Symbolic funeral procession in Raleigh calls attention to COVID-19 deaths

RALEIGH (WTVD) -- More than one hundred cars moved slowly from the Duke Center for the Performing Arts to the North Carolina Capitol in Raleigh Saturday. They followed a hearse that carried an empty coffin with a symbolic message, said NC NAACP president T. Anthony Spearman.

"That the Moral March on Raleigh, Historic Thousands on Jones Street (HK on J) is still here. We're not going anywhere! We're just as powerful as we were back then," during the 14-Point agenda HK on J marches that began in 2007, he said.

The NAACP has several coalition partners that assemble annually on the second weekend in February with a list of social justice demands for state lawmakers.

But he said the rally and march planned for next Saturday won't draw the usual crowds downtown, "Marching side by side with one another, pressing one another's flesh, because of social distancing and all of the mandates we have to adhere to because of this pandemic."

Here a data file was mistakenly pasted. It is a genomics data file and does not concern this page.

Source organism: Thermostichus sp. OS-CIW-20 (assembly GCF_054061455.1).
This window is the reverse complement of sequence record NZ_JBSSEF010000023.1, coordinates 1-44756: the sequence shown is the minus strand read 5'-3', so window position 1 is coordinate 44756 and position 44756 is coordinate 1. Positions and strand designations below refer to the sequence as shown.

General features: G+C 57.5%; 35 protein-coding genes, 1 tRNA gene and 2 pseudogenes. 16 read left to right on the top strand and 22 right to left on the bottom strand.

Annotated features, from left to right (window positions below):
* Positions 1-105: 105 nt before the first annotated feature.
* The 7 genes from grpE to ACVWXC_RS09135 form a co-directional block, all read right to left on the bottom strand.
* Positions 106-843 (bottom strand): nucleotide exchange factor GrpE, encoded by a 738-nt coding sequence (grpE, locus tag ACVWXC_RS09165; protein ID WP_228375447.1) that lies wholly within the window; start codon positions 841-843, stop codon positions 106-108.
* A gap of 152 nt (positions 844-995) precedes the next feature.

The cars shown Saturday on ABC11 traveled, Spearman said, "Through the route that we would normally be marching on," as a symbolic funeral cortege honoring the people killed this year by COVID-19.

He confirms the 2021 HK on J is still happening on February 13, but it will be virtual.

"And we're doing all we can to put away as many injustices that we have faced over the past 15 years since our inception," said Spearman.

Because some of the problems marchers want to be addressed by authorities still persist, and he says they want action now. We'll let you know if, how and when he gets it.
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